Review Archive

‘Songs for the Voiceless’ – Various Artists “…emotional and profoundly stirring”

(September 28, 2014)

A few weeks before this album arrived I read an article commenting on plans for First World War remembrances, among its observations it stated: “Laudable though it is to commemorate momentous Songs for the Voicelssevents, most such reminisces are usually jingoistic and verge on the maudlin.” Aside from an overwhelming sense of sadness at those words, I really wanted to correct the writer. Hopefully, that wish may be somewhat fulfilled through this album. ‘Songs for the Voiceless’, by a selection of gifted folk musicians brings life to and focuses sharp reality on some lesser-known stories of the First World War. Along the way it tells how that bloody war savaged the lives of soldiers, civilians, families and friends, then and for generations to follow.

The concept ‘Songs for the Voiceless’ was born in the mind of singer songwriter and teller of tales, Michael J Tinker. He imagined mustering folk musicians from around the country to write and record an album to tell some of these stories for the centenary commemorations of the First World War. The contributors he gathered include Jon Boden, Bella Hardy, Josienne Clarke, Gilmore & Roberts, The Young’uns, Tom Oakes and Ian Stephenson. The result is an emotional and profoundly stirring album that tells simple yet deeply affecting tales about people no longer able to make their voices heard.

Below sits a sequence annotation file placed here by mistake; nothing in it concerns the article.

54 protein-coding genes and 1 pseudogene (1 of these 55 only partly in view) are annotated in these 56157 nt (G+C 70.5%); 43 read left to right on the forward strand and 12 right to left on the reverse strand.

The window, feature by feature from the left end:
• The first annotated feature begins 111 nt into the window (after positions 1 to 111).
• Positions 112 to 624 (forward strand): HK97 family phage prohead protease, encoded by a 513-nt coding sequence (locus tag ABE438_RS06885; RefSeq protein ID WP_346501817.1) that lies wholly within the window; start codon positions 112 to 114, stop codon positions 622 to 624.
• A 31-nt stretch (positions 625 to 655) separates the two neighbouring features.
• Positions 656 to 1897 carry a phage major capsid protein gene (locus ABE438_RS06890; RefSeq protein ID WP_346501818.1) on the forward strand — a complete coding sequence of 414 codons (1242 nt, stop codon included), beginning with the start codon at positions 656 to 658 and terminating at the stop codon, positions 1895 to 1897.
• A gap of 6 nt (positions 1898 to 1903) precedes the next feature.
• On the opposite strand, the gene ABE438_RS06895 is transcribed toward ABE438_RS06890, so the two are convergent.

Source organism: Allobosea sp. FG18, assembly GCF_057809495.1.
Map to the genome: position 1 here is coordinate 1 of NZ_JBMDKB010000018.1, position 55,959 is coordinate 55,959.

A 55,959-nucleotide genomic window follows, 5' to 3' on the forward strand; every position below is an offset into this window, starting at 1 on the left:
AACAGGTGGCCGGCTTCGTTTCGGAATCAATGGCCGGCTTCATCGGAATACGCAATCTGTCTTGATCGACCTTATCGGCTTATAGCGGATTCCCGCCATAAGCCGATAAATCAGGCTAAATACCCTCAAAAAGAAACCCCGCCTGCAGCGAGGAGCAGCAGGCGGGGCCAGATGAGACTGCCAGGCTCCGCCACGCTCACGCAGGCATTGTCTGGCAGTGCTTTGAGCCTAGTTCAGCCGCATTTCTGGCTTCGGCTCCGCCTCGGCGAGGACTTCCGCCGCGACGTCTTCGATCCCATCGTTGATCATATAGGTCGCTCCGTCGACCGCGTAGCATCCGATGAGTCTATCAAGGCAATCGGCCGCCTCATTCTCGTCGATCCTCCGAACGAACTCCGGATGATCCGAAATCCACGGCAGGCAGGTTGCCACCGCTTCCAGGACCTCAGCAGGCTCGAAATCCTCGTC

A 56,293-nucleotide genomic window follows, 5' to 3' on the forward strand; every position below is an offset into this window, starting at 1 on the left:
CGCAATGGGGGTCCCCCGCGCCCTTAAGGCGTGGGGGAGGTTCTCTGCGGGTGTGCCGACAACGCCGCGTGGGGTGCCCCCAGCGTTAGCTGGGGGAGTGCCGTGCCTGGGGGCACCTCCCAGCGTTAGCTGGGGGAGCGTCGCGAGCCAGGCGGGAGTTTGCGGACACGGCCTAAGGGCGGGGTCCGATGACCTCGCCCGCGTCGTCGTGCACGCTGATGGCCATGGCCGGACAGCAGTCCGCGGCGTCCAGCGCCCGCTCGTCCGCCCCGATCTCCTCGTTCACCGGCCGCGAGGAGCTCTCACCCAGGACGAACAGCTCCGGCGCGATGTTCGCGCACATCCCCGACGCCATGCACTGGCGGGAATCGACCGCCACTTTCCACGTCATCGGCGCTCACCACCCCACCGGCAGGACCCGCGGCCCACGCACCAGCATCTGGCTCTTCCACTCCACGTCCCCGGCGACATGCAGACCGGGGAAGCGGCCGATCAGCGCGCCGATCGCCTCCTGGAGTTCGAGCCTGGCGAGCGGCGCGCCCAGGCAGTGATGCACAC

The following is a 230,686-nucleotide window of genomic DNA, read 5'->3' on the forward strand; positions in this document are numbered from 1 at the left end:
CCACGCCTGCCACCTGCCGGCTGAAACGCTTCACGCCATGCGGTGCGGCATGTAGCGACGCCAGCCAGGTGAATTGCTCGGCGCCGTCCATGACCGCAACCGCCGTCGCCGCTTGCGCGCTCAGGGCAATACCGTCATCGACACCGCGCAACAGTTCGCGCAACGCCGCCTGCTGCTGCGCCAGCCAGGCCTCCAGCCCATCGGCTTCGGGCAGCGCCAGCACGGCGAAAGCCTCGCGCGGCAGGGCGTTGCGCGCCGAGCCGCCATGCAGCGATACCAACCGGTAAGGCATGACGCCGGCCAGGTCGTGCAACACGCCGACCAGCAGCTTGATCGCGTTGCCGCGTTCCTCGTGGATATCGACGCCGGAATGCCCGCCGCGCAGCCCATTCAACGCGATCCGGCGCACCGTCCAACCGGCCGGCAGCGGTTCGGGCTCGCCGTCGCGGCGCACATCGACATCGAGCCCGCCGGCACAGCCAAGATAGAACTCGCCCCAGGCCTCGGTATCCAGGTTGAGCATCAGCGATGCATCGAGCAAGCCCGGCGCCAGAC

Every song is something exceptional and carries its own unique and poignant message, from the solemn yet beautifully delivered, ‘Theo Jones’, by The Young’uns, to Katriona Gilmore’s little known story of  the ‘Trojan Tree’ and inner darkness forged by terrible memories ‘As The Dust Settles In’ from Josienne Clarke. To hear the depths of expression, listen to ‘Charles Ball’ by Michael Tinker, a touching imagining of exchanges between a soldier and his wife, or the deeply affecting tune ‘Harry and Nellie’s First Dance’ by Tom Oakes and Ian Stephenson relating the devastating realisation of an old veteran’s recollections in ‘Trenches’ – a truly shattering tale.

‘Songs for the Voiceless’ is a powerful statement, as it should be. The artists involved have created something important, that's at the same time, both comforting and shocking. There’s gentle acceptance of fate contrasted with a sober resentment against the waste. Profound sadness, shared suffering, harrowing recollections and ultimate sacrifice. Above all, there’s fervent gratitude for those who gave and the assurance that those who remain shall not forget.

Michael J Tinker’s ‘good idea’ has achieved its goal. And for those of us, and there are many, with direct and never-forgotten family connections to the First World War, the album and its messages offer a solid testimony and fitting memorial.

You can find details of the album and tour here, and you should: songsforthevoiceless.co.uk

Reviewer: Tim Carroll

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